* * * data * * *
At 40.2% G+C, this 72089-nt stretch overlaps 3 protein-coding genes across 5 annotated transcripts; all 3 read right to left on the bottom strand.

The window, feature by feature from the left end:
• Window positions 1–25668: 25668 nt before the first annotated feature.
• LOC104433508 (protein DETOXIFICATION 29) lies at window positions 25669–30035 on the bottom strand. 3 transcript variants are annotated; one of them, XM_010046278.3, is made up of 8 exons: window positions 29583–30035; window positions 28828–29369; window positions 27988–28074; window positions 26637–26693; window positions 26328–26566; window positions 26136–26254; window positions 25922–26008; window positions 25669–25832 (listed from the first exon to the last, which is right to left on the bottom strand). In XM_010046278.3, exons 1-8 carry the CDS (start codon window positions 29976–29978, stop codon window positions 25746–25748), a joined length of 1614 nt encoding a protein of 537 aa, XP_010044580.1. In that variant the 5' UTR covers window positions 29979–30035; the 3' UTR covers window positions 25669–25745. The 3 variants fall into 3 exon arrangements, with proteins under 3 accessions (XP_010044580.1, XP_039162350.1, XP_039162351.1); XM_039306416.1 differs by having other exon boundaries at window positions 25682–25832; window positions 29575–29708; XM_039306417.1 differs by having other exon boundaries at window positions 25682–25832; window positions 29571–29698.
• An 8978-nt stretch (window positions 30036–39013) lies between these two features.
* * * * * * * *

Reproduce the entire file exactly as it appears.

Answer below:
At 40.2% G+C, this 72089-nt stretch overlaps 3 protein-coding genes across 5 annotated transcripts; all 3 read right to left on the bottom strand.

The window, feature by feature from the left end:
• Window positions 1–25668: 25668 nt before the first annotated feature.
• LOC104433508 (protein DETOXIFICATION 29) lies at window positions 25669–30035 on the bottom strand. 3 transcript variants are annotated; one of them, XM_010046278.3, is made up of 8 exons: window positions 29583–30035; window positions 28828–29369; window positions 27988–28074; window positions 26637–26693; window positions 26328–26566; window positions 26136–26254; window positions 25922–26008; window positions 25669–25832 (listed from the first exon to the last, which is right to left on the bottom strand). In XM_010046278.3, exons 1-8 carry the CDS (start codon window positions 29976–29978, stop codon window positions 25746–25748), a joined length of 1614 nt encoding a protein of 537 aa, XP_010044580.1. In that variant the 5' UTR covers window positions 29979–30035; the 3' UTR covers window positions 25669–25745. The 3 variants fall into 3 exon arrangements, with proteins under 3 accessions (XP_010044580.1, XP_039162350.1, XP_039162351.1); XM_039306416.1 differs by having other exon boundaries at window positions 25682–25832; window positions 29575–29708; XM_039306417.1 differs by having other exon boundaries at window positions 25682–25832; window positions 29571–29698.
• An 8978-nt stretch (window positions 30036–39013) lies between these two features.